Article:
Wednesday, November 17, 2010

Why party politics is a pathetic joke

The three main parties have switched policy on tuition fees more often than tennis players swapping ends at the end of every game.

Wherever you stand on tuition fees, the recent debate said an awful lot about the world of party politics. And if you think this sounds like a bit of a swiping statement, just take a look at a few simple facts.

No matter which major party you look at, what you have staring at you in the face is politicking and opportunism of the worst kind.

It's a joy to behold when LibDem MPs and activists alike turn overnight into staunch defenders of the brand new Super-Expensive Higher Education system. The very same people who for years (and until the other day) were ranting against fee-paying universities as if it would mean the Apocalypse.

Read this BBC report from 2003. Look at the bit where the LibDems education spokesman slams the Labour government for the "nonsensical notion that all graduates suddenly become high earners". And then this: "Saddling students with a mortgage-style 20-year debt creates a huge disincentive for higher education". It's going to be "mortgage-style debts", is what the Lib-Dems shouted til the other day.

Not only that. The LibDems were also warning of the dangers of "[the] market [being] introduced into higher education". "Top-ups wil deter students", they protested.

Today Clegg & co would tell you it's not ideal, but it's ok. "You don't have to pay up front" must be one of their most quoted statements in defense of the new system.

Except that's exactly how the Labour government sold a very similar policy to parliament a few years back.

"[The students] will make a fair contribution to the cost but only after graduation, through the tax system, on the basis of ability to pay", said Tony Blair in a speech in January 2004, adding that "[tuition fees] do not penalise the ordinary taxpayer".

Now you hear Harriet Harman attacking Coalition plans to "dump the cost on to students". Which is amazing, because while she was in government and Labour was doing exactly the same, her colleague and then-Higher Education Minister Alan Johnson defended trebling tuition fees. "I just reject the notion that working-class kids are more debt averse than youngsters from other backgrounds", he told the Independent.

And when you read what Charles Clarke mumbled about "growing pressure on public budgets", you could be excused for thinking it was one of the current ConDem ministers talking. "There is no alternative", sentenced Charles Clarke. Just like what David Cameron said the other day.

Which leads us to the Tories. Back when Labour trebled tuition fees, they were frothing at the mouth. "Have the Tories become Old Labour?" wondered a BBC report in 2004, with reference to the Conservatives' proposal "to abolish tuition fees"!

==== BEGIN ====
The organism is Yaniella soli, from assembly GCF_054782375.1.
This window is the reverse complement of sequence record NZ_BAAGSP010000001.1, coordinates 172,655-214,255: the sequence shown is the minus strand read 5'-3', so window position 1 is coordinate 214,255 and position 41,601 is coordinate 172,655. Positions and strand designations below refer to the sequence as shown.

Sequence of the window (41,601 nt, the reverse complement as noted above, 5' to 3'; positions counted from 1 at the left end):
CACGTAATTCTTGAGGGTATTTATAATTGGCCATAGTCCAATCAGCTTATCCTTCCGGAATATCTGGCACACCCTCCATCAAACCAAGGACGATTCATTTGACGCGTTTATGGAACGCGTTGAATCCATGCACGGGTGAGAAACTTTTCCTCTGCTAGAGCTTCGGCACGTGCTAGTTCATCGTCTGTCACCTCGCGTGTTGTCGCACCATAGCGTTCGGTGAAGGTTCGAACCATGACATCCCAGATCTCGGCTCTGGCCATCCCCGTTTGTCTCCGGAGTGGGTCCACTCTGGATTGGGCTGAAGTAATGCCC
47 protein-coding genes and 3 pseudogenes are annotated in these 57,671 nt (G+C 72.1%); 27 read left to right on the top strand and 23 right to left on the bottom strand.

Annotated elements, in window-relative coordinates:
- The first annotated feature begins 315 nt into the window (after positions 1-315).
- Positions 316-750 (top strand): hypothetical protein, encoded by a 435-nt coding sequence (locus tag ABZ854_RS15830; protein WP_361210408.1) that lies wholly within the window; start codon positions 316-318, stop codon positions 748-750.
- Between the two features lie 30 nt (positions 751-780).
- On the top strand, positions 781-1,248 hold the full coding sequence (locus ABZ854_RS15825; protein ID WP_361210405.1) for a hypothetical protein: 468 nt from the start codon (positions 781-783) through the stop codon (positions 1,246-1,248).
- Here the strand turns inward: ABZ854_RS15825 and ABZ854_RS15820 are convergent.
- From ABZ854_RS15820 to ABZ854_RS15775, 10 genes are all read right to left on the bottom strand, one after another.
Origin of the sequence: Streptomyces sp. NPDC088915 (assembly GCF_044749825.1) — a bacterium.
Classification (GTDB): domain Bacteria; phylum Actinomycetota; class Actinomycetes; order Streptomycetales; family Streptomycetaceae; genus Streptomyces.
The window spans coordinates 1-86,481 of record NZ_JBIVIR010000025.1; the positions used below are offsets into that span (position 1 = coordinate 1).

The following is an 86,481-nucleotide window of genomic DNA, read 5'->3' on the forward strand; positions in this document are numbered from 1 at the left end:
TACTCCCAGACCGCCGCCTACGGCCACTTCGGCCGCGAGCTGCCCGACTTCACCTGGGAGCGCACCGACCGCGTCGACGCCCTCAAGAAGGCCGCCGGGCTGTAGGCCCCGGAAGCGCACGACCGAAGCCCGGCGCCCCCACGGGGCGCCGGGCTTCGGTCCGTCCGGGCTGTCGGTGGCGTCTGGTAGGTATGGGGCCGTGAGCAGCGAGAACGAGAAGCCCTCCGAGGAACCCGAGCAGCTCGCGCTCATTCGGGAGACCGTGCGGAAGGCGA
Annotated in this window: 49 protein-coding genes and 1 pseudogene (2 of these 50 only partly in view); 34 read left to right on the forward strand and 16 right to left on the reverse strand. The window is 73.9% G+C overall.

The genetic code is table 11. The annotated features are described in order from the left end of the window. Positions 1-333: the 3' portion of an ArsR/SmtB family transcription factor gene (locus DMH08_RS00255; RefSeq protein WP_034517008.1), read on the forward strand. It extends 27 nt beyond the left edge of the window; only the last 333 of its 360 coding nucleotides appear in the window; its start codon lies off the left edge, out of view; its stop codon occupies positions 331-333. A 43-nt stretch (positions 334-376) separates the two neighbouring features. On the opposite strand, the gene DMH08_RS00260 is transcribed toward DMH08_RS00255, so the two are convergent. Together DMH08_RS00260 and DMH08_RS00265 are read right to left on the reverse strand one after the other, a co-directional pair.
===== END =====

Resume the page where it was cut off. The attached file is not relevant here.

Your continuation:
Back in 2003, then-Tory leader Iain Duncan Smith pledged that all university tuition fees would be abolished under a future Conservative government, condemning them as "a tax on learning". Seriously.

A year later, then-Shadow Education Secretary Damian Green called for tuition fees to be scrapped altogether. "This would help students avoid the burden of long-term debt which deters increasing numbers of poorer students from applying to university", he said.

In opposition, current Coalition Minister Kenneth Clarke said "It is the ordinary student from the ordinary family [...]who will carry the burden of tens of thousands of pounds-worth of debt [...] Does [the Labour government] seriously expect that that will have no effect at all on the willingness of such people to go in for the more expensive courses in higher education?".

Well, apparently not. According to his current government colleague and fellow Tory Michael Gove, "[higher fees] won't put off students". Fancy that.

It really must take some stomach to still put up with it. How do you do tribalism? How can anyone keep up with all the somersaulting without getting a headache or feeling at least an inkling of nausea?

How can anyone still happily believe and justify either of the three parties while they engage in their pathetic exercise of swapping ends in the style of tennis players at the end of every game?

Because the truth is theirs is a world were both principles and respect for voters mean absolutely nothing. And tuition fees are just an example. The hopes of ordinary people can be trampled over and their good faith abused whenever and wherever convenient.

Which is why the non-voting contingent has just recruited a new follower.


Luis Enrique said...

if this is explained by in many cases there being one "correct" policy that whichever party finds itself in power has to adopt and the opposition oppose, it makes for hypocrisy but at least leaves us with the correct policy.

what else could explain it?

Mike said...

It could be that because the opposition to fees is raised mostly by current undergraduate students the opposition opposes them to win support with the current student population.

But however come 4-5 years later those same people aren't students and because the changes are retroactive it is far less of a hot button issue for them, so a u-turn in policy isn't as jarring.

Basa said...

This article should be distributed far and wide.